Feature - Food


Enjoy a Healthy and Delicious Summer -Traditional and Talked about Japanese Foods-

Summer has finally hit Adelaide. Compared to the humidity of Japan, it might be a little more comfortable but the heat still reduces your appetite and leaves your nutrition out of balance. So why not make the most of the foods and condiments that have been passed down through the ages in Japan to live healthily this hot summer!

When you are talking about traditional Japanese foods, you can’t go past umeboshi (pickled Japanese plums). It is an obvious fact that they are healthy, but the plum vinegar that is made as part of the umeboshi pickling process (which is different from other vinegars made from fruit and grains) can be used in many ways making it a condiment that you can’t ignore. Make the most of the foods listed here and you’re guaranteed to have a rich menu increasing your appetite this summer.



The fruit of the ume (often known as the Japanese plum, but more closely related to the apricot) is pickled in salt for a number of days before being sun dried then preserved in white ume vinegar with shiso (perilla) leaves to make umeboshi, a preserved food that can be stored for a long time. They are very salty making them great to eat with rice and other foods.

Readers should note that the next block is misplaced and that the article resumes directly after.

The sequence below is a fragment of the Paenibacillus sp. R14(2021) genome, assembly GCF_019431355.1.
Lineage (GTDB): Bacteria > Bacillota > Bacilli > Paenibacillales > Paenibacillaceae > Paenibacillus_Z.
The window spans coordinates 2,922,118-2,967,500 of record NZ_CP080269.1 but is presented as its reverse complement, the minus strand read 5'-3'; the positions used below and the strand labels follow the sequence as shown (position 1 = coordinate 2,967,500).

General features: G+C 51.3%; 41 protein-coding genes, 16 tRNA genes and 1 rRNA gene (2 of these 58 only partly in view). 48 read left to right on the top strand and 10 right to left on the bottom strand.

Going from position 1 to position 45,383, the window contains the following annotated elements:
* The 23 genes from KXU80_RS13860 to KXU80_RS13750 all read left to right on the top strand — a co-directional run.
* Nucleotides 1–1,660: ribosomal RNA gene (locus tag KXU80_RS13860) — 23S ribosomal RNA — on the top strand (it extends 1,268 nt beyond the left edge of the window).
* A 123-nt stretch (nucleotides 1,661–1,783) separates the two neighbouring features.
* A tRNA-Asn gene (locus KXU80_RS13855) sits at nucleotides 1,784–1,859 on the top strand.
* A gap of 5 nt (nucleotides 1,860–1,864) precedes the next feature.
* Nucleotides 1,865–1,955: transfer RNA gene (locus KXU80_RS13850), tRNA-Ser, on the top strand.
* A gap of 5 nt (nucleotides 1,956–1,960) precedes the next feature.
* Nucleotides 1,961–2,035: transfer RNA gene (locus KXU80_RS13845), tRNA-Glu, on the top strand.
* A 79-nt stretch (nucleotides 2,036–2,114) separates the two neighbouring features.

• Assist in the recovery of fatigue/increase appetite  

   Keeps blood sugar levels from rising, and promotes the secretion of saliva, assisting digestion.

• Reduce fever  

   There is a traditional remedy to squash umeboshi and stick them to your forehead to reduce fever.

• Prevent bacteria & decay  

   Putting them in your bento lunchbox or in onigiri (rice balls) will prevent spoilage.

• Assist in the recovery of food/water poisoning  

   Prevents abnormal fermentation in your intestines and bowel.

• Reduce signs of aging  

   Thins the blood and increases the bodies ability to absorb calcium.  


Ways to use and cook with umeboshi

• Ume jam and ume salad dressing

• Sardines simmered with umeboshi

Remove the scales, head, tail and intestines from the sardine and cut it in half along the back. Heat some soy sauce, sake (rice wine), sugar, and water in a saucepan then add the sardines, some ginger and umeboshi. Cover with some cooking paper and simmer over a moderate heat. The umeboshi works to reduce the ‘fishy smell’ of the sardines.

• Daikon radish with umeboshi